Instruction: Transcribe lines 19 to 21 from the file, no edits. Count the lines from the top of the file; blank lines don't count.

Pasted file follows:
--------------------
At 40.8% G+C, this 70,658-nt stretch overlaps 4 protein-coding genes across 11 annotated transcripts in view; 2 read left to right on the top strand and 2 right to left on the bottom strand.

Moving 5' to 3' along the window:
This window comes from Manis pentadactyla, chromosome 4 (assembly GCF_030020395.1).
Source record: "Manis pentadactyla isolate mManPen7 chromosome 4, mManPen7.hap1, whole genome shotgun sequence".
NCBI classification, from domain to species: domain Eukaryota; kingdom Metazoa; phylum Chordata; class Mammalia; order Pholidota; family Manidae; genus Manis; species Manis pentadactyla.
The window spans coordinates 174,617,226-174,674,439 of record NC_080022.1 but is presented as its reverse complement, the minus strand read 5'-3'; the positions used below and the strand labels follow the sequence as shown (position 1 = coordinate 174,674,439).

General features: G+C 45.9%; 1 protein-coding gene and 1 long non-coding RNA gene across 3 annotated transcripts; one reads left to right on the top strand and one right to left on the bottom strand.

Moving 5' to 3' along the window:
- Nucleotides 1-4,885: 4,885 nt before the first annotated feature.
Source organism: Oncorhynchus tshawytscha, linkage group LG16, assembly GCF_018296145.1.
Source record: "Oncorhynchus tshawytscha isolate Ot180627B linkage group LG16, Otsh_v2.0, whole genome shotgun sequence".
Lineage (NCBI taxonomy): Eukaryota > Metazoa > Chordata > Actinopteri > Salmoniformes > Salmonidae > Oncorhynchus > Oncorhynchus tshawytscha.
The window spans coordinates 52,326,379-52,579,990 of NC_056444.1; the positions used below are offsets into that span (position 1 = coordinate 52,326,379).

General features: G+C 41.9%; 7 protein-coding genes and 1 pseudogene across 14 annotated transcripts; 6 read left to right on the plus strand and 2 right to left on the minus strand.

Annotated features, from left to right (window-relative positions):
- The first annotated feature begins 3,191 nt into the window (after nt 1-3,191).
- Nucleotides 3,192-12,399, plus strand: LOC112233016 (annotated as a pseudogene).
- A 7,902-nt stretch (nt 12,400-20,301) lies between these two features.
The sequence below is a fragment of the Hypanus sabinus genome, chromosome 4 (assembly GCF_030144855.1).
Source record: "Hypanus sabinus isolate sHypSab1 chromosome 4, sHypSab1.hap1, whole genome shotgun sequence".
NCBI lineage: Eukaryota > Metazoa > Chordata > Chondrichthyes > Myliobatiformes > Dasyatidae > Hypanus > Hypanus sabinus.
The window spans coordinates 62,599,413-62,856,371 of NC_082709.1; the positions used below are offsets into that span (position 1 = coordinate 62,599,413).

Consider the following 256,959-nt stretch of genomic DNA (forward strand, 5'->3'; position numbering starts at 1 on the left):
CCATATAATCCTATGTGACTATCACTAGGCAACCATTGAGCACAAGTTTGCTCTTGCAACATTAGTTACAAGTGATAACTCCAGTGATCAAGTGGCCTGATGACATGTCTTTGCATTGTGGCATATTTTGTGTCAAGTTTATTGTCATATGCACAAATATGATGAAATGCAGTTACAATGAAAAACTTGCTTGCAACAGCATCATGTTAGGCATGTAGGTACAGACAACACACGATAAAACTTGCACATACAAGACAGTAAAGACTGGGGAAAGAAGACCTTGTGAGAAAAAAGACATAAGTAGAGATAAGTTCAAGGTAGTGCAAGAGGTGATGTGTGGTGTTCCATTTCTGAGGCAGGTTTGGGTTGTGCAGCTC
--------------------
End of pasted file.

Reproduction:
The sequence below is a fragment of the Hypanus sabinus genome, chromosome 4 (assembly GCF_030144855.1).
Source record: "Hypanus sabinus isolate sHypSab1 chromosome 4, sHypSab1.hap1, whole genome shotgun sequence".
NCBI lineage: Eukaryota > Metazoa > Chordata > Chondrichthyes > Myliobatiformes > Dasyatidae > Hypanus > Hypanus sabinus.